Hearing Aid Checks

    Hearing aid checks may not be billed during hearing aid trial period. Bill hearing aid checks according to the provider type providing the service (treating provider):

    Provider Type

    Procedure code(s)

    Description/Instructions

    Audiologist

    92592

    Monaural hearing aid check. Service includes cleaning; do not bill cleaning separately, See Audiology Service Thresholds

    92593

    Binaural hearing aid check. Service includes cleaning; do not bill cleaning separately. See Audiology Service Thresholds

    Hearing Instrument Dispenser

    V5011

    Monaural hearing aid check: bill 1 unit
    Binaural hearing aid check: on same claim, bill 1 unit with LT modifier and 1 unit with RT modifier
    May not be billed with 92592 and 92593. See Hearing Aid Services Codes


    Hearing Aid Services Codes

    Definitions

    Audiologic Evaluation: An assessment administered by an audiologist or otolaryngologist to evaluate communication problems caused by hearing loss

    Dispensing Audiologist: An audiologist who meets the requirements of MS 148.515

    Hearing Aid: A monaural hearing aid, set of binaural hearing aids, or other device worn by the recipient to improve access to and use of auditory information

    Hearing Aid Accessory: Chest harnesses, tone and ear hooks, carrying cases, and other accessories necessary to use the hearing aid, but not included in the cost of the hearing aid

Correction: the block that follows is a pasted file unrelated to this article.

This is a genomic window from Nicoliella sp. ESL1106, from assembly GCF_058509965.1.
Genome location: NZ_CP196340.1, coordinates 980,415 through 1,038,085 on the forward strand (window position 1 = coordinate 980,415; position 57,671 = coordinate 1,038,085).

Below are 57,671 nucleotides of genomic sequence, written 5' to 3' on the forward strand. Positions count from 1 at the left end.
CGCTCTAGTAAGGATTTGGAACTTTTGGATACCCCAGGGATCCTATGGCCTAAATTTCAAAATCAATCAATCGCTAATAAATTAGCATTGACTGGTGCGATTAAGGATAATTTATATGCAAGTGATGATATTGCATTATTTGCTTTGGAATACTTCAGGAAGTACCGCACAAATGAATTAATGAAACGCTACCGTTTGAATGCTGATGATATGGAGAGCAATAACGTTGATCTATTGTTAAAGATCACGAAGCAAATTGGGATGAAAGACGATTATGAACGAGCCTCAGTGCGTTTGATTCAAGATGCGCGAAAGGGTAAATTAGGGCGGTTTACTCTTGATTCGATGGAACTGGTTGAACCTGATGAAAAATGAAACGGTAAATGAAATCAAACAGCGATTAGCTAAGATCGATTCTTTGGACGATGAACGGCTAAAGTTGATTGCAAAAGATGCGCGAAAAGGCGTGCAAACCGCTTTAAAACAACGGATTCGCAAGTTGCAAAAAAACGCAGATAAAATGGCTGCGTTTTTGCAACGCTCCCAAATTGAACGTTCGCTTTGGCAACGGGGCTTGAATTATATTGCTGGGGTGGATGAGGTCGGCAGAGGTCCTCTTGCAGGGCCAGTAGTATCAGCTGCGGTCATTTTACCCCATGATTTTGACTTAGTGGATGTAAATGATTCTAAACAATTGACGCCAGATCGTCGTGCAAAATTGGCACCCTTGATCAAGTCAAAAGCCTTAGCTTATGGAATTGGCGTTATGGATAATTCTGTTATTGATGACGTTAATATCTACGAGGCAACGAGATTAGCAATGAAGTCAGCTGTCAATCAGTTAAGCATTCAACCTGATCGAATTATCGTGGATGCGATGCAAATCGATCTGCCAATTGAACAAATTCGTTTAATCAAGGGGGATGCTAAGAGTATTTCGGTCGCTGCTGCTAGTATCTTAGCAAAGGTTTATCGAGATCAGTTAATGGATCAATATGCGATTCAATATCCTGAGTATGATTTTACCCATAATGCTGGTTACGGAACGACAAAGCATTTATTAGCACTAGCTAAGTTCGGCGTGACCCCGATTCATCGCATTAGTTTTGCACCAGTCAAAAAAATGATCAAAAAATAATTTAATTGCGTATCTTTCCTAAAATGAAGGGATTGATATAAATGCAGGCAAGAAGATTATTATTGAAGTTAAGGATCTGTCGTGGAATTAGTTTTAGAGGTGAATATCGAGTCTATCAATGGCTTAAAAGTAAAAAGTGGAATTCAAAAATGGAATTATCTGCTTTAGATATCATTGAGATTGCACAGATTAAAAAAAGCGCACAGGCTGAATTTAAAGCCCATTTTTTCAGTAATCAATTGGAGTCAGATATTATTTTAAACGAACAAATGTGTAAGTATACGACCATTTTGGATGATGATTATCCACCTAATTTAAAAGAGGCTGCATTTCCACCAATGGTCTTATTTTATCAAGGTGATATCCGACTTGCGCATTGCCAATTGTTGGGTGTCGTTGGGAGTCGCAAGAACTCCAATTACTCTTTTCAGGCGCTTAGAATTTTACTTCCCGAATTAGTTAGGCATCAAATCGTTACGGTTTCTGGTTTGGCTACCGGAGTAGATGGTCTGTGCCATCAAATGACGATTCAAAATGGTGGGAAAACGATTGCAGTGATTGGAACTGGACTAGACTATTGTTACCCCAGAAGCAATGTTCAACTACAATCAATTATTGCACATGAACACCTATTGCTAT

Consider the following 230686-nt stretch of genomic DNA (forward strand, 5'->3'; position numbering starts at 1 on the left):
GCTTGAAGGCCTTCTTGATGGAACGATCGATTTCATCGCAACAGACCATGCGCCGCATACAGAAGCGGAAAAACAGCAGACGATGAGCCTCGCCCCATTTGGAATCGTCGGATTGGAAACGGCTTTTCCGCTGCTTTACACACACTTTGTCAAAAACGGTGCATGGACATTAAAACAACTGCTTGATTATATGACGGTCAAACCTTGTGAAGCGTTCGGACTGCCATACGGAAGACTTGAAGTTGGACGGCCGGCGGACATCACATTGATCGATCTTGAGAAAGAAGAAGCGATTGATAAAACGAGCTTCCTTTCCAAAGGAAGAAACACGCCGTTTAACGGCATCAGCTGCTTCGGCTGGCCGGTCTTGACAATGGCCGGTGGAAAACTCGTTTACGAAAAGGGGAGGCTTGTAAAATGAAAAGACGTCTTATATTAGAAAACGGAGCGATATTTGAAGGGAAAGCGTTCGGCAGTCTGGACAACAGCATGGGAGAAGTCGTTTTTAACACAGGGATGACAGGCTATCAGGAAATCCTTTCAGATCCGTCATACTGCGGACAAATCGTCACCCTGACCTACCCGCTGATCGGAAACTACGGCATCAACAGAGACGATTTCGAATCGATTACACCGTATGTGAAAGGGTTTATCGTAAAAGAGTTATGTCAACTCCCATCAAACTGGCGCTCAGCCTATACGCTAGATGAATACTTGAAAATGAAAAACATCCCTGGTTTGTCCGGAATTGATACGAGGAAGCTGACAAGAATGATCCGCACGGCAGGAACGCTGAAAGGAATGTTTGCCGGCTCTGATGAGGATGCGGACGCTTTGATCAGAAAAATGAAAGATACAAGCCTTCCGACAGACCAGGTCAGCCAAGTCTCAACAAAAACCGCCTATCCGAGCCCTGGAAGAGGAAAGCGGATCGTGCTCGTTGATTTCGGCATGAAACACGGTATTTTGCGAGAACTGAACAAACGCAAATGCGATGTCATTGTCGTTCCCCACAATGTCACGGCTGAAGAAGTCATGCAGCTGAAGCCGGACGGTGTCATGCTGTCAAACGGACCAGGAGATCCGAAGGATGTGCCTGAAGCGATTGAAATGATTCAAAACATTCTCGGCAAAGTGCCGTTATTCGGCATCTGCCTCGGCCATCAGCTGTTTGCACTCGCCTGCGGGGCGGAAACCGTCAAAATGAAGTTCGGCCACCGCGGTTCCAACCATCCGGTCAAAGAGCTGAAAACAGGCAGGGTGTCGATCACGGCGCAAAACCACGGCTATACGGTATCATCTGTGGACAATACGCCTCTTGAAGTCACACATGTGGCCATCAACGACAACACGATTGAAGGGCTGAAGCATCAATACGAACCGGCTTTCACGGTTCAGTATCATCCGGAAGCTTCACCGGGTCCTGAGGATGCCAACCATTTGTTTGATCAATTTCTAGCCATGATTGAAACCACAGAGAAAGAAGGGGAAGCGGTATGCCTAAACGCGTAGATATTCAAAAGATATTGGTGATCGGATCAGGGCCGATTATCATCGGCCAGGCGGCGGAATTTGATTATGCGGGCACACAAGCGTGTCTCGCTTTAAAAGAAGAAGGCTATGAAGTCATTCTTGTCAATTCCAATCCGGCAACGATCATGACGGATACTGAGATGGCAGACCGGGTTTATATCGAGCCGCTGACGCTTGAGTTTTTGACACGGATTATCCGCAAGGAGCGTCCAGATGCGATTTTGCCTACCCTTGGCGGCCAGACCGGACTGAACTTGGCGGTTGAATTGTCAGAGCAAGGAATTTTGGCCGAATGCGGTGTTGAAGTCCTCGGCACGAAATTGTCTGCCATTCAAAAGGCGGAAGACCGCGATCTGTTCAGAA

Hearing Aid Service Provider: A person who meets the requirements of MS 153A and is certified by the Department of Health as a hearing instrument dispenser

    Hearing Aid Services: Services to dispense hearing aids and provide hearing aid accessories and repairs

    Otolaryngologist: A physician specializing in diseases of the ear and larynx who is certified by the American Board of Otolaryngology or eligible for board certification

    Legal References

    MS 148.515 Qualifications for Licensure
    MS 153A
    Hearing Instrument Dispensing
    MS 256B.0625
    , subd.8; subd.8a; subd.8c Covered Services PT, OT, SLP
    MS 256B.0625
    , subd.31a Aug. Communication Devices
    Minnesota Rules 4658.0525
    Rehabilitative Nursing Care
    Minnesota Rules 9505.0175
    Definitions
    Minnesota Rules 9505.0210
    Covered Services, General Requirements
    Minnesota Rules 9505.0220
    Health Services not covered by Medical Assistance
    Minnesota Rules 9505.0287
    Hearing Aid Services
    Minnesota Rules 9505.0385
    Rehabilitation Agency Services
    Minnesota Rules 9505.0386
    Comprehensive Outpatient Rehabilitation Facilities
    Minnesota Rules 9505.0390
    Rehabilitative and Therapeutic Services
    Minnesota Rules 9505.0391
    Therapists Eligible to Enroll as Providers
    Minnesota Rules 9505.0392
    Compliance with Medicare Requirements
    Minnesota Rules 9505.0410
    Long-Term Care Facilities; Rehabilitative and Therapeutic Services to Residents
    Minnesota Rules 9505.0411
    Long-Term Care Facilities; Rehabilitative and Therapeutic Services to Non-Residents
    42 CFR 440.110
    42 CFR 483.45
    42 CFR sub. H, 485.701 to 485.729
    42 CFR sub. D, 486.150 to 486.163

    CPT codes, descriptions and other data only are copyright 2002 American Medical Association (or such other date of publication of CPT). All Rights Reserved. Applicable FARS/DFARS Apply.

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    Updated: 10/6/17 12:53 PM | Accessibility | Terms/Policy | Contact DHS | Top of Page | Updated: 10/6/17 12:53 PM